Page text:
My favorite bush plane is being manufactured by Viking Air Ltd., 22 years after the last 19 passenger, two engine workhorse rolled off the production line, according to The rebirth of a Canadian icon (May 15, The Globe and Mail).
Back in the early 80s I flew as a passenger in almost every type of small plane then available for charter in the Northwest Territories. Depending on the season, they were equipped with skis, floats, balloon (tundra) tires or regular tires. We landed on water and on strips made of ice, snow, gravel or (occasionally) pavement. Here is a photo of my younger self on a sand strip in Rae Lakes. Now that was a short landing.
Then why is the Twin Otter my favorite small plane?
Because two engines and two pilots make it safer.
During a flight to Inuvik with two colleagues over lake-dotted tundra in a four-seater, the single engine suddenly sputtered and choked. Not a good thing. The pilot franticly flipped switches as the rest of us gripped the armrests and grimly contemplated the prospect of a forced landing. The plane had balloon tires, but there was an awful lot of water down there. An eternity later the engine roared back to life.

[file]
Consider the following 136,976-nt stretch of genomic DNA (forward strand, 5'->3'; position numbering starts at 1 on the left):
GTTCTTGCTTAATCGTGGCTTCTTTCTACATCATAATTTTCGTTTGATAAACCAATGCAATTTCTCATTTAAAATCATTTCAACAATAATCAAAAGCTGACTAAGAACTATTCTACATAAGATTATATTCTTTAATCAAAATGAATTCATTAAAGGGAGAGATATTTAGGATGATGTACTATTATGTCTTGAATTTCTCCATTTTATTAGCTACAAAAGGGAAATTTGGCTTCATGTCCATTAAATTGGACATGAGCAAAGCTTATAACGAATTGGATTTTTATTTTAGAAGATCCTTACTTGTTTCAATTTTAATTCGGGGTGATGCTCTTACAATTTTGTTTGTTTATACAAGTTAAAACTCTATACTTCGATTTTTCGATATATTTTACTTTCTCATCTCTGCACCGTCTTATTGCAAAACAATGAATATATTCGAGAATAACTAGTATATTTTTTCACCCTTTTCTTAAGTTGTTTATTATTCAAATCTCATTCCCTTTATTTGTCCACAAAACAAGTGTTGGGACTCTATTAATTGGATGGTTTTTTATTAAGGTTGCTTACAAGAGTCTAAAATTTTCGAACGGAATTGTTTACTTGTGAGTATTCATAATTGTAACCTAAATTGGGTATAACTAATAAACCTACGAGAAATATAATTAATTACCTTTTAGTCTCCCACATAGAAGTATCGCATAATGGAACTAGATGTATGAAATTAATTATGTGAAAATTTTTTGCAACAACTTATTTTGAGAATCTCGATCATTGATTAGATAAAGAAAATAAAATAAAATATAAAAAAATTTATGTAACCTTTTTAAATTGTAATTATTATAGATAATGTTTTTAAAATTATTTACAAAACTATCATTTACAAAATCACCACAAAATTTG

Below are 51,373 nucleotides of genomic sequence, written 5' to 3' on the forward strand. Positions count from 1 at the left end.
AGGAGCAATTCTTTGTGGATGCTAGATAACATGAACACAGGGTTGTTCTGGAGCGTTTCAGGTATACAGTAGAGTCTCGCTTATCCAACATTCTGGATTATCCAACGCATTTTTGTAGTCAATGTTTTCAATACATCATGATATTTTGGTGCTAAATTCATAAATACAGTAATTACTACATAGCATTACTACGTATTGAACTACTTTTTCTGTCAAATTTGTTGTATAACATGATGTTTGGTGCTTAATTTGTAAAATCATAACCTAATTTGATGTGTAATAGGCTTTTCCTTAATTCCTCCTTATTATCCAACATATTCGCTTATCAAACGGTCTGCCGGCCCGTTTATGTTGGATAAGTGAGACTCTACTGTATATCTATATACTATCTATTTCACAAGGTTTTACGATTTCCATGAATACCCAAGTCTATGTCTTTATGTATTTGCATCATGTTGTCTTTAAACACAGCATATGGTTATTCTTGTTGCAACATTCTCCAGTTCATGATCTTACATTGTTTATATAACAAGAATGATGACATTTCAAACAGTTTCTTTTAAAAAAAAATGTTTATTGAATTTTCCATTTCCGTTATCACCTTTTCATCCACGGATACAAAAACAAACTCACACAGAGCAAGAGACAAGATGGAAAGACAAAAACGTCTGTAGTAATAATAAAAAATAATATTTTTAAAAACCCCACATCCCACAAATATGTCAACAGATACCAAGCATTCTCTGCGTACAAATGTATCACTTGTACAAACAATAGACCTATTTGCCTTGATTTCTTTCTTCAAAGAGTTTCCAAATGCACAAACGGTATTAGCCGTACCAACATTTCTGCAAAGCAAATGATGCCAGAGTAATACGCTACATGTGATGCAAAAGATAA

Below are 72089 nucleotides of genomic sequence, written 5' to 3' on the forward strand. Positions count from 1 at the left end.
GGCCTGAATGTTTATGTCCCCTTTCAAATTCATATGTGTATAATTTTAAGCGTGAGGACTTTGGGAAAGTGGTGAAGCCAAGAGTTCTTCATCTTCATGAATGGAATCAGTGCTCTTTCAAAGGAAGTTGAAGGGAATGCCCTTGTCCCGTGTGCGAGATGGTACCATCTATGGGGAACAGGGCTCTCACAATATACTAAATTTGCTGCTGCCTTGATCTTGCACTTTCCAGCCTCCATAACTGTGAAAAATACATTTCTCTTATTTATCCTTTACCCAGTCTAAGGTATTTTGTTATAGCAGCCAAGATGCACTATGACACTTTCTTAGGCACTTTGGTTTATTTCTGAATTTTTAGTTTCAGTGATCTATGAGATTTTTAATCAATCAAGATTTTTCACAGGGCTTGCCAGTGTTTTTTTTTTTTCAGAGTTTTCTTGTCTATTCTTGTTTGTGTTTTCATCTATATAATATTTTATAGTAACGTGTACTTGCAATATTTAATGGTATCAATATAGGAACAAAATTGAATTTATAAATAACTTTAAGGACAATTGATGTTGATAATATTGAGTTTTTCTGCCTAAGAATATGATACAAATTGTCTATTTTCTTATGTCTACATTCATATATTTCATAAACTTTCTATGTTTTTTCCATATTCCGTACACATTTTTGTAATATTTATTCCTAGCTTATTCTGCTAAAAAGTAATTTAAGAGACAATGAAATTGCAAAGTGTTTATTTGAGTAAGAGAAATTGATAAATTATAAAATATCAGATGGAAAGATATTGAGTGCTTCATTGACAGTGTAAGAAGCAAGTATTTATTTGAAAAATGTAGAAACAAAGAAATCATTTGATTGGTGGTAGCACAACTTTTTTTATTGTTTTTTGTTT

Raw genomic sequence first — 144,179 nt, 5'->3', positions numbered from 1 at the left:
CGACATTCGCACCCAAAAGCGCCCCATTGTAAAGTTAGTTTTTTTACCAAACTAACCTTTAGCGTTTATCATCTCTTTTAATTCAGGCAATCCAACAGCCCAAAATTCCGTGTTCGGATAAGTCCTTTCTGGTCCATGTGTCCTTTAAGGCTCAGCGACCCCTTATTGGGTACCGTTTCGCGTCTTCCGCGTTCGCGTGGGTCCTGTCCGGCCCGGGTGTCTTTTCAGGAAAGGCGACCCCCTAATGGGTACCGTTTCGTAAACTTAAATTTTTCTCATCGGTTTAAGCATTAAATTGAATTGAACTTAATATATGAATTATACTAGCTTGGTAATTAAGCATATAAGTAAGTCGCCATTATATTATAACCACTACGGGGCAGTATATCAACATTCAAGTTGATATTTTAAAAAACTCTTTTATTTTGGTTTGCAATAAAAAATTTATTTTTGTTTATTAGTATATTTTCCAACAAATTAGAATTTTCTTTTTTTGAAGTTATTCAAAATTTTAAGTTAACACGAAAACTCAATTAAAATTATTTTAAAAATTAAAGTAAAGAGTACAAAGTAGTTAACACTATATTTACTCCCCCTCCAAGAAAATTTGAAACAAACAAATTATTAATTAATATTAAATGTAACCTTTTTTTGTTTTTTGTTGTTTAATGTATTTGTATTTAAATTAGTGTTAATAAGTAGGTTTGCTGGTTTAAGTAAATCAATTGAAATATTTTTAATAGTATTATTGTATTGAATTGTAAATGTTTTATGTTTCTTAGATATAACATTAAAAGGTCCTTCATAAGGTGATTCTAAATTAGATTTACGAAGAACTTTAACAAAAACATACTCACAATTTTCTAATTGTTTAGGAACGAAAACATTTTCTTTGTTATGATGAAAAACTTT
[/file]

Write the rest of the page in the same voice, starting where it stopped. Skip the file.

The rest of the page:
The pilot had fallen asleep, unaware of a fuel tank gauge inexorably dropping to Empty. After he switched to the full tank in the other wing, all was fine. Except our nerves. Inuvik has a bar, and we headed straight for it.
With two pilots you’d think the odds are better that at least one stays alert. One dull winter day on a scheduled Twin Otter flight we were flying over an endless blanket of white snow dotted with what I presumed were trees. Suddenly I was pushed back in my seat as the plane steeply gained altitude. Those weren’t trees, they were bushes! Neither pilot had been monitoring the altimeter.
The new Twin Otters will be equipped with modern avionics. I recommend that those state-of-the-art electronics be programmed to monitor cockpit activity. When things get too quiet, the headsets should blare: “Wake up, wake up.”